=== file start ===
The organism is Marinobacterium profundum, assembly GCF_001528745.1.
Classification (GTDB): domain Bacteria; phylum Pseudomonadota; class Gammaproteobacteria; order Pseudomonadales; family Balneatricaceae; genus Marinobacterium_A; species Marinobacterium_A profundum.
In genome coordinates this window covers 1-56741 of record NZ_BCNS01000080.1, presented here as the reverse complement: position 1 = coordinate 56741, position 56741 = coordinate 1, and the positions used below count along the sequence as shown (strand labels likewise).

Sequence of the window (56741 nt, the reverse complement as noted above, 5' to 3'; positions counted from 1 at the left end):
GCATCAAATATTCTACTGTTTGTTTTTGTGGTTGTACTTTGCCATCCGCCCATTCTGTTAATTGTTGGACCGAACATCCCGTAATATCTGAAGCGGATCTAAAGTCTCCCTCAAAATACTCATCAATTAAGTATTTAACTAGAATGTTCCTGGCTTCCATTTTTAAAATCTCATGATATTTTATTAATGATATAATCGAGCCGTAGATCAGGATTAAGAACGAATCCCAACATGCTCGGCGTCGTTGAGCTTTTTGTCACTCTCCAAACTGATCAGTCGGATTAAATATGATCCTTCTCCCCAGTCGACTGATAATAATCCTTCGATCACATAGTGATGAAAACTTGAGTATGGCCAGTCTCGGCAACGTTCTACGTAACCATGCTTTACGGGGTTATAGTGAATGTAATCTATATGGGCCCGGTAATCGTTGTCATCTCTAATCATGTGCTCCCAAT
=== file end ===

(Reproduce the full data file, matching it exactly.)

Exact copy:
The organism is Marinobacterium profundum, assembly GCF_001528745.1.
Classification (GTDB): domain Bacteria; phylum Pseudomonadota; class Gammaproteobacteria; order Pseudomonadales; family Balneatricaceae; genus Marinobacterium_A; species Marinobacterium_A profundum.
In genome coordinates this window covers 1-56741 of record NZ_BCNS01000080.1, presented here as the reverse complement: position 1 = coordinate 56741, position 56741 = coordinate 1, and the positions used below count along the sequence as shown (strand labels likewise).

Sequence of the window (56741 nt, the reverse complement as noted above, 5' to 3'; positions counted from 1 at the left end):
GCATCAAATATTCTACTGTTTGTTTTTGTGGTTGTACTTTGCCATCCGCCCATTCTGTTAATTGTTGGACCGAACATCCCGTAATATCTGAAGCGGATCTAAAGTCTCCCTCAAAATACTCATCAATTAAGTATTTAACTAGAATGTTCCTGGCTTCCATTTTTAAAATCTCATGATATTTTATTAATGATATAATCGAGCCGTAGATCAGGATTAAGAACGAATCCCAACATGCTCGGCGTCGTTGAGCTTTTTGTCACTCTCCAAACTGATCAGTCGGATTAAATATGATCCTTCTCCCCAGTCGACTGATAATAATCCTTCGATCACATAGTGATGAAAACTTGAGTATGGCCAGTCTCGGCAACGTTCTACGTAACCATGCTTTACGGGGTTATAGTGAATGTAATCTATATGGGCCCGGTAATCGTTGTCATCTCTAATCATGTGCTCCCAAT